Not too long ago, I was watching Game Seven of the Stanley Cup finals. However, when I watch my TV, I am unfortunately stuck with a small 13-inch screen. For a big event like Game 7, this would not suffice. I needed to have something bigger. I could have made a trip to Rent-a-Center and loaned out a big screen TV but, who can afford that? Thank God for Olympus when they sent me one of their Eye-Trek face mounted displays.
Claiming to be able to simulate a 52" screen from 6 feet away, I decided to give it a shot. So that night I connected the Eye-Trek into my VCR and turned it on. After some small adjustments, I was lying in my bed and immersed in the NHL. At first I couldn’t believe that it was simulating a 52" screen, but I used a nearby wall to test out scale. Turns out the distance was exact, and I started watching television more often using these glasses than my little 13 inch monitor.
Then I was thinking, if it’s this good for regular NTSC digital cable, how would it be for DVD? Reaching over to my computer desk, I disconnected the PlayStation 2 to my S-Video/VGA interface and plugged it in to the Eye-Trek A/V cable. Granted there was some minor visual quality (obviously a side effect of the switch from S-Video/VGA to composite RCA video) but it was still quite impressive. All the great movies from my video library (Gladiator, Crouching Tiger, Braveheart, Fight Club, etc.) were right in front of me.
If it were a widescreen model (the tested model had a 4:3 aspect ratio as opposed to 2.35:1 or 1.85:1 used in theatres) I thought I’d was at my local AMC theatre, but it was an experience in itself. Add to that the impressive sound coming out of the small earphones (which simulate true 180 degree audio), it beat anything I could hear on my old television speakers.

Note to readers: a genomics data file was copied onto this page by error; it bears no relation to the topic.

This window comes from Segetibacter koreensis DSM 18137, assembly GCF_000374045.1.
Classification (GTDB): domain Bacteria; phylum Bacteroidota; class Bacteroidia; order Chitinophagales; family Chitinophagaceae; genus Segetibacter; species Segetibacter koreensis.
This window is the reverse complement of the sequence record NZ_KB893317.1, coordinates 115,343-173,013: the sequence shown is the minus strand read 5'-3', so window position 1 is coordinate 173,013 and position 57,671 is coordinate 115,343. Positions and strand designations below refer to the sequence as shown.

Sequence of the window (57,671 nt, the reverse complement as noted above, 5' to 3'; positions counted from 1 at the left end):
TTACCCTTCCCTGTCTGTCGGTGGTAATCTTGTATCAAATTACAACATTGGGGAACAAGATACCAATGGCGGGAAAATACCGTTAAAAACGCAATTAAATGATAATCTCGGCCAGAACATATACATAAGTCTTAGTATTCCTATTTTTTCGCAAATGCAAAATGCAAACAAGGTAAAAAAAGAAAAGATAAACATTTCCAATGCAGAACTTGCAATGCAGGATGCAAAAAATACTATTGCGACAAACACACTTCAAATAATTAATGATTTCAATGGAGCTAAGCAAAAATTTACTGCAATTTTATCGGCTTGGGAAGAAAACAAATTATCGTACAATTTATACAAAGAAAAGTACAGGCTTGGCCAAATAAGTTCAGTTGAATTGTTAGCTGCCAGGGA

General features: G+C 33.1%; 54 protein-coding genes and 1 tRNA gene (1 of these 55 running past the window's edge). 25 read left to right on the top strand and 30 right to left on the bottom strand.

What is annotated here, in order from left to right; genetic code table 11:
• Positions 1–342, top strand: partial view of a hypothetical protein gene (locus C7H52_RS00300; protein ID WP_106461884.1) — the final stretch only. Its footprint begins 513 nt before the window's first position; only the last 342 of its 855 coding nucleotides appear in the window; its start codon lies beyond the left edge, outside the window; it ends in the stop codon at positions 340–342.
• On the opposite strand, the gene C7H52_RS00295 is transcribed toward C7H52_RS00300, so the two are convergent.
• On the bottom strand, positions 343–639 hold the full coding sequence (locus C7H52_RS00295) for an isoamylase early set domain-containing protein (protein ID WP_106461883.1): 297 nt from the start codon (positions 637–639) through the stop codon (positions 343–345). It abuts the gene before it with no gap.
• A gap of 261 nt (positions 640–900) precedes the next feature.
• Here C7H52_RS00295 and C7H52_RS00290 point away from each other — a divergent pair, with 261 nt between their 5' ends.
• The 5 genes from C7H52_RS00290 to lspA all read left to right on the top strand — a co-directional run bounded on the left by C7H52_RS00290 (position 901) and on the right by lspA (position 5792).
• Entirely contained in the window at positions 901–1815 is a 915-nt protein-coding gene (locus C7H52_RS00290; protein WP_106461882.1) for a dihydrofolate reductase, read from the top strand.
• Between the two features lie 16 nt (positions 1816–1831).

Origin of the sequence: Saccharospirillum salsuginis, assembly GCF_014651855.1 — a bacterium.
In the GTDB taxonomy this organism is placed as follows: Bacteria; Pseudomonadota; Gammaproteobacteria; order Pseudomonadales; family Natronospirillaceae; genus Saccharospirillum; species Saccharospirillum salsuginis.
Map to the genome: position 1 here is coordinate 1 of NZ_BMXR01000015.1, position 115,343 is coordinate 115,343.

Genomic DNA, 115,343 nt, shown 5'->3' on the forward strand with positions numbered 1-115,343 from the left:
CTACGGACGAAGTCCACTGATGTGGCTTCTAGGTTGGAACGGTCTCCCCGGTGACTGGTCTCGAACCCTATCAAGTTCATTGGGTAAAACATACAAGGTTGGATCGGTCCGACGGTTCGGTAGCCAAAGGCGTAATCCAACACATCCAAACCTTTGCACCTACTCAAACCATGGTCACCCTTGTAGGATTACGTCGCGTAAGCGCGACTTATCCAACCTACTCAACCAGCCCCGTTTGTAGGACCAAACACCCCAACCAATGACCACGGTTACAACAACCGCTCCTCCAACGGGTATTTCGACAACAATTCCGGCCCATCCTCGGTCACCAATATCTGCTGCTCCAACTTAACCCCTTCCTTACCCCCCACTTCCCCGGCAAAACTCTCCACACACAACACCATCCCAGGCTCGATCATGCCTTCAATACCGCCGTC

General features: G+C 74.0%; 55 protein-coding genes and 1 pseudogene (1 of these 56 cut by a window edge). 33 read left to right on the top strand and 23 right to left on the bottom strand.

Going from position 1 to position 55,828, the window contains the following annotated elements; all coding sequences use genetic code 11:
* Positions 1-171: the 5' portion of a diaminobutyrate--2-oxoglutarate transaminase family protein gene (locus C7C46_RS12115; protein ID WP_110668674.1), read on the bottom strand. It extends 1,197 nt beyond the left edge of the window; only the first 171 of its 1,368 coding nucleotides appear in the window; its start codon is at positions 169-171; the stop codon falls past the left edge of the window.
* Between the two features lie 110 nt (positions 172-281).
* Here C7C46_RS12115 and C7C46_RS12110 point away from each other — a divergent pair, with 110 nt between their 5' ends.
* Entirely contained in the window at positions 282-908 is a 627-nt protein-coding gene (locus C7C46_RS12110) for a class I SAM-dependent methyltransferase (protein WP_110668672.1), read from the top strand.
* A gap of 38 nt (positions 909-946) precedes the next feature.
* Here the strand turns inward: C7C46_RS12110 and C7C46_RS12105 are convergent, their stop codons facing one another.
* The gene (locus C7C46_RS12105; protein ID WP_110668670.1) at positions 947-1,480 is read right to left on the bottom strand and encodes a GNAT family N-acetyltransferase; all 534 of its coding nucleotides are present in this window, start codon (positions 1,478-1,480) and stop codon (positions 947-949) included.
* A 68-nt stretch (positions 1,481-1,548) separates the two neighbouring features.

Most importantly I wanted to see how the Eye-Trek worked out when it came to games, and it passed with flying colors. My tests involved both Crazy Taxi 2 on the Dreamcast and Madden 2001 on the PS2. The image on both was sharp, ran fast without flickering, and did not cut out on me at all. I will mention though that I did have some trouble with some small text in Madden, namely in the play selection, but it wasn’t too distracting at all. In fact, a future model of the Eye-Trek will be designed exclusively for the PlayStation2, using the system’s USB port as a power source.
I do wish though I was able to test out a unit that offered S-Video support, since that’s what I use for all my gaming and DVD purposes, but the standard composite version was just amazing. I also would have loved to try out VGA displays, but only the top of the line model (FMD 700) features VGA support up to 800 by 600 resolution.
If there are any complaints I have about the Eye-Trek, they are very minor. First of all, first time users will suffer mild cases of disorientation once they are done, because they are used to an image in front of them. It will wear off over time though. Secondly, this is more of a personal complaint, but I wish I didn’t have to return these glasses, but they were only sent to the GiN Labs as a loaner model. If I had the $500 to cover the cost, I would pay for them without thinking twice about it. They are that good.
I know many people would rather sit in front of the TV rather than wear a TV, but I would be glad to throw my 13-inch monitor in the trash for a pair of these amazing glasses. These are definitely worth a perfect 5 GiN Gems for their innovation alone, and I can’t wait to see how the later models will turn out. They can only get better.